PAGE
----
Hi!
I haved a lot of problems trying to simulate a pipe indentation using *CONTACT. In this problem a spherical body must indents (in radial direction) a pipe. A displacement BC is used to move the spherical body against the pipe. I’m using 8-node hexahedral elements along with *CONTACT PAIR, INTERACTION=CONTACT,TYPE=NODE TO SURFACE and *SURFACE BEHAVIOR, PRESSURE-OVERCLOSURE=EXPONENTIAL. However, no convergence was possible!

i took ur .inp file and opened it in Mecway and some of the units were rather odd - very low E and the ball was being moved 6 m! I changed to what looked like more sensible units and ran a quasistatic non linear analysis and used a simple conatct and it all appeared to work ok
I used a node/surface coupling to move the ball rather than move the entire surface - most of the .inp was the same as yours -the different parts were as below

Different element types are nicely summarized in the documentation:

C3D8:

Although the structure of the element is straightforward, it should not be used in the following situations:

due to the full integration, the element will behave badly for isochoric material behavior, i.e. for high values of Poisson’s coefficient or plastic behavior.

the element tends to be too stiff in bending, e.g. for slender beams or thin plates under bending.

C3D8I:

The C3D8I element should be used in all instances, in which linear elements are subject to bending. Although the quality of the C3D8I element is far better than the C3D8 element, the best results are usually obtained with quadratic elements (C3D20 and C3D20R). The C3D8I element is not very good when subjected to torsion.

C3D8R:

Due to the reduced integration, the locking phenomena observed in the C3D8 element do not show. However, the element exhibits other shortcomings:

The element tends to be not stiff enough in bending.

Stresses, strains… are most accurate in the integration points. The integration point of the C3D8R element is located in the middle of the element. Thus, small elements are required to capture a stress concentration at the boundary of a structure.

There are 12 spurious zero energy modes leading to massive hourglassing: this means that the correct solution is superposed by arbitrarily large displacements corresponding to the zero energy modes. Thus, the displacements are completely wrong. Since the zero energy modes do no lead to any stresses, the stress field is still correct. In practice, the C3D8R element is not very useful without hourglass control. Starting with version 2.3 hourglass control is automatically activated for this element, thus alleviating this issue.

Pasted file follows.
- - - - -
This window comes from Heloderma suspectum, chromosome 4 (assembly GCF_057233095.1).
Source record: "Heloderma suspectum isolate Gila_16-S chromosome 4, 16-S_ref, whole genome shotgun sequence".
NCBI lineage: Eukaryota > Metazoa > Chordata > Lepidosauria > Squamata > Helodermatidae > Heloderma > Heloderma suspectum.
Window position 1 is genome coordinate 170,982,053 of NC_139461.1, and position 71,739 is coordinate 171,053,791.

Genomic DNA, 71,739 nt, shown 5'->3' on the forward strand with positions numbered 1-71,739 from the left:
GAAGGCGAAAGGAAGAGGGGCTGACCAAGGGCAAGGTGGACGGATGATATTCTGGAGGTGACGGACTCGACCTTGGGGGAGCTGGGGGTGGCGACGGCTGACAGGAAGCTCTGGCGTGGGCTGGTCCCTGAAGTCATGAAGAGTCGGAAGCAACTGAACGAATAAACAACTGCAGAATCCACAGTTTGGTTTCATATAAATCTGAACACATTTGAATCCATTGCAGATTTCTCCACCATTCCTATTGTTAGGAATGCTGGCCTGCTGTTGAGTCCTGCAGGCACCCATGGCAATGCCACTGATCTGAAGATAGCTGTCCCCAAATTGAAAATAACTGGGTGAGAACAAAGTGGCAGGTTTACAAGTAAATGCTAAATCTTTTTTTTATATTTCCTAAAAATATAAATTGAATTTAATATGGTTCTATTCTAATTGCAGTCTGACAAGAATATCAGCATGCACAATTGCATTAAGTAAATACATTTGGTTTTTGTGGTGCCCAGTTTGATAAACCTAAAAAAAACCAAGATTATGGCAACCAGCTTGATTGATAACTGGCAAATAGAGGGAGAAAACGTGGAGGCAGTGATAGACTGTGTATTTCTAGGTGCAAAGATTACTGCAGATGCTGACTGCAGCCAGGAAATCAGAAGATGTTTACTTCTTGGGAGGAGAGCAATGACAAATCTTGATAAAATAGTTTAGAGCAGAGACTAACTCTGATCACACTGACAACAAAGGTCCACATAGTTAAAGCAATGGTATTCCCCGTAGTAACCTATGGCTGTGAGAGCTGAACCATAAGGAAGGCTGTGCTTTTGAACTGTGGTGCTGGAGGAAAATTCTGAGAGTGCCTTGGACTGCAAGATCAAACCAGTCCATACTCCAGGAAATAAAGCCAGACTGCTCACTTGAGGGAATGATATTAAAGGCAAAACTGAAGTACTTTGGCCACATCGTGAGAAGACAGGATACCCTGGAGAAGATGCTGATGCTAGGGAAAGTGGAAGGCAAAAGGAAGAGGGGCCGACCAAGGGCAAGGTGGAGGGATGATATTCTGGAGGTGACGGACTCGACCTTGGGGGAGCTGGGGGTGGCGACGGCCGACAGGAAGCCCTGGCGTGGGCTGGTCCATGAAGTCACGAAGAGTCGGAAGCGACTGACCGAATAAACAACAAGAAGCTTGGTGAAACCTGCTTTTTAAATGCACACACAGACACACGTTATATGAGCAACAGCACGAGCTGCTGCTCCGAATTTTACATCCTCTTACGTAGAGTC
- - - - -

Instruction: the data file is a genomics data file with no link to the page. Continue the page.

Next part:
C3D20:

This is an excellent element for linear elastic calculations. Due to the location of the integration points, stress concentrations at the surface of a structure are well captured. However, for nonlinear calculations the elements exhibits the same disadvantages as the C3D8 element, albeit to a much lesser extent:

due to the full integration, the element will behave badly for isochoric material behavior, i.e. for high values of Poisson’s coefficient or plastic behavior.

the element tends to be too stiff in bending, e.g. for slender beams or thin plates under bending.

C3D20R:

The element behaves very well and is an excellent general purpose element (if you are setting off for a long journey and you are allowed to take only one element type with you, that’s the one to take). It also performs well for isochoric material behavior and in bending and rarely exhibits hourglassing despite the reduced integration (hourglassing generally occurs when not enough integration points are used for numerical integration and spurious modes pop up resulting in crazy displacement fields but correct stress fields). The reduced integration points are so-called superconvergent points of the element. Just two caveats:

the integration points are about one quarter of the typical element size away from the boundary of the element, and the extrapolation of integration point values to the nodes is trilinear. Thus, high stress concentrations at the surface of a structure might not be captured if the mesh is to coarse.

all quadratic elements cause problems in contact calculations, because the nodal forces in the vertex nodes equivalent to constant pressure on an element side (section ) are zero or have the opposite sign of those in the midside nodes. This problem seems to be solved if face-to-face penalty or mortar contact is used.

C3D4:

This element is included for completeness, however, it is not suited for structural calculations unless a lot of them are used (the element is too stiff). Please use the 10-node tetrahedral element instead.

C3D10:

The element behaves very well and is a good general purpose element, although the C3D20R element yields still better results for the same number of degrees of freedom. The C3D10 element is especially attractive because of the existence of fully automatic tetrahedral meshers.

C3D6:

This element is included for completeness, however, it is probably not very well suited for structural calculations unless a lot of them are used. Please use the 15-node wedge element instead.

C3D15:

The element behaves very well and is a good general purpose element, although the C3D20R element yields still better results for the same number of degrees of freedom. The wedge element is often used as fill element in "automatic’’ hexahedral meshers.

So basically, use C3D8I / C3D8R or C3D20 / C3D20R if the geometry allows that. The exact choice depends on the case (bending, stress concentrations, hyperelasticity/large plastic strains, …).